The earliest mention of the “knitted” gate dates as far as the early 17th century. The only preserved monument (i.e. Székely or Szekler gate) from this period is the entrance gate of the Franciscan Monastery garden located in Mikháza (Călugăreni), dating from 1673. The oldest still standing typical Szekler gate is in Sepsiszentgyörgy (Odorheiu Secuiesc), built in the fence of the Székely National Museum.
Their origin dates back to the times when the lands were in the “hands” of the nobles. Every noble mansion had an entrance gate like this. Over the 18th century the gates became “famous” even between the lower ranks. The first media documentation (newscast) named these gates “grand gates”, “old gates”, “knitted gates”; they do not occur only in Szekler Land, but in the whole Transylvania and several parts of the Carpathian basin.
The traditional “knitted” gate has three supporting pillars, and three major components: the big slatted door, sized so as to allow a cart loaded with hay to pass, while the small door is for the passage of persons. The three pillars are held together by a transverse beam that has a pigeon loft or dovecot covered with a shingles roof on top of it. The rooftop can be covered with one or two rows of serriform shingles. The 'dovecot' is just symbolic, because it was never used for really breeding pigeons. The simpler form of the gate is not decorated, only carved and has no pigeon loft. The artistic value of the gate is given by the carpenter’s work, the only writing on it being the maker’s name and the date.
The Szekler gate is decorated with artistic carving, many times even painted. Important elements of these strictures are the pits, which are often fitted by carvings to the horizontal and vertical elements, ensuring the stability of the whole structure. The part right above the small door was named the “gate-mirror”, which can have multiple forms: with lattice-window openings, or might be filled and decorated or just one big opening. The small and the big doors have an opening that is fixed with forged iron to the jets. The small gate has a handle with a heart-shaped metal washer.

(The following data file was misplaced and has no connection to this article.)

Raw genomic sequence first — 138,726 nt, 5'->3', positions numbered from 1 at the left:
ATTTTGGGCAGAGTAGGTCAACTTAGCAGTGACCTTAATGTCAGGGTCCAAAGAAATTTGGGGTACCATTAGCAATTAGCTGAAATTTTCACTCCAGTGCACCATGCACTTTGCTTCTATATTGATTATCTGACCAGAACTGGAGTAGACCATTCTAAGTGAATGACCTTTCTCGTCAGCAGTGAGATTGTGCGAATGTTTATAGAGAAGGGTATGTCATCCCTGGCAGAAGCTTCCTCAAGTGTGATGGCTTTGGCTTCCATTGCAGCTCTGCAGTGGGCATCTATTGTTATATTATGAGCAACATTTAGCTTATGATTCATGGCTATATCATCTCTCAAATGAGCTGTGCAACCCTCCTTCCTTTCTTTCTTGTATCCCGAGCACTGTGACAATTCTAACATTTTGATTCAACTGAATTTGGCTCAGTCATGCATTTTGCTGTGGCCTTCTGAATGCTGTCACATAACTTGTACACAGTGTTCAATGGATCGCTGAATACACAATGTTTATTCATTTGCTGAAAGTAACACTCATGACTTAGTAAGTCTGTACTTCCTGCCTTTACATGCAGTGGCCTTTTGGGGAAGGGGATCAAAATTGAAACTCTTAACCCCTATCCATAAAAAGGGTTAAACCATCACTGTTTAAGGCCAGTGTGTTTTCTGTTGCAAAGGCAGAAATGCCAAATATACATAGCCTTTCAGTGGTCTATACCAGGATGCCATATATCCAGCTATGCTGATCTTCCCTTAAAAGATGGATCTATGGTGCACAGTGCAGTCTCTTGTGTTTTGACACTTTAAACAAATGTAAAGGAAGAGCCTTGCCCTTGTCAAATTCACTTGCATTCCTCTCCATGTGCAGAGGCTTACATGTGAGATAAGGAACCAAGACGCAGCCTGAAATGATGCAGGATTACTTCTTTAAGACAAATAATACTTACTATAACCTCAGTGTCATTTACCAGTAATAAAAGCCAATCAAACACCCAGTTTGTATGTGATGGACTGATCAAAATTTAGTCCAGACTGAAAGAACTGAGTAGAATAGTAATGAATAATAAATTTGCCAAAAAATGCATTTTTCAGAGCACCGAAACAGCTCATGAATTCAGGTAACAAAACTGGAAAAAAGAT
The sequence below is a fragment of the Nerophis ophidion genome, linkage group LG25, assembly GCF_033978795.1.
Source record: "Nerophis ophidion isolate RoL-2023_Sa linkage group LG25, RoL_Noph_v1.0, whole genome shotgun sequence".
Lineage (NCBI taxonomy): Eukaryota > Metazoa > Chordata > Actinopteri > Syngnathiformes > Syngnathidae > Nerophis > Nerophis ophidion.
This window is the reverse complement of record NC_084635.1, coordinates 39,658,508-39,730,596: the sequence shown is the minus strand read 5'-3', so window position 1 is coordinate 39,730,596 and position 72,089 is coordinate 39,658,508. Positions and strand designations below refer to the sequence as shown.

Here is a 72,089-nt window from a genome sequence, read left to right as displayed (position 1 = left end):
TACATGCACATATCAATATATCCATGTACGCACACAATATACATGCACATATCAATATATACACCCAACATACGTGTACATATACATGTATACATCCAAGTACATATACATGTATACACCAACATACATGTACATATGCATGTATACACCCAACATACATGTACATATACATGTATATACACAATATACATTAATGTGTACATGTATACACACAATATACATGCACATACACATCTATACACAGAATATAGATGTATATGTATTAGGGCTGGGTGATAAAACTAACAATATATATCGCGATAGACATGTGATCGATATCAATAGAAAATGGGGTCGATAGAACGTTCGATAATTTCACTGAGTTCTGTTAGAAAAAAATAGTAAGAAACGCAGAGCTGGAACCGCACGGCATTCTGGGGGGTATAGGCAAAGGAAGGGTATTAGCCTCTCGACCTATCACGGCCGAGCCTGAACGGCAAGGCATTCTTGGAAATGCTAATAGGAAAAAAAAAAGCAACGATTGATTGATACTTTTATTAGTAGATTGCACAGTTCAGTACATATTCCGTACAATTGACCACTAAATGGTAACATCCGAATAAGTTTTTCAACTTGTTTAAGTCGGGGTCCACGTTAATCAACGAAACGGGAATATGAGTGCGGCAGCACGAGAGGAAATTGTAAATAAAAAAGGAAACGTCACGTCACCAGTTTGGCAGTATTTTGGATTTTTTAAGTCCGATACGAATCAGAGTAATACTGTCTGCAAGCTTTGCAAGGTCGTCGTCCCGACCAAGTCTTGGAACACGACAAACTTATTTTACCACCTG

The gate manufacturers were (and still are) aware that their work could stand for several hundred years. The consolidating wooden part, dug 1 m deep into the ground putrefies much earlier, this is why this part of the gate had/has to be replaced and with a so-called crankshafts.
The material mostly used to build these gates is oak or Austrian oak, but in Csík (Ciuc) and Gyergyó (Gheorgheni) some gates are made of fir. On average, four cubic meters of wood are used for one gate. The wood should be dried for two to three years to get the best results. Nowadays, to speed up the drying process of the wood different treatments are used.
The gates around Udvarhely (Odorhei) are famous for their decorations, whereas the gates of Csík (Ciuc) and Háromszék are famed by their monumental character. In Fenyéd (Brădești) and Máréfalva (Satu Mare) we can find some older and earlier versions of the Szekler gate. These gates are not so enormous and a little simpler in structure. The gatemakers from Udvarhely (Odorhei), in the early days, used to garnish every small element on the gate. The characteristic ornaments of the gates are quite varied, from crawling sarmentums to guelder-roses, tulips, sprouts, scillas, spirals, palm-leaves or pigeons. The colors used on the gates are red, green, white and blue.
For me the gates are “wonders” because I know them, I feel them and I have a connection to them; not only because I used to be a teacher in the village, but I have an emotional tie to the Dávid gatemaker family.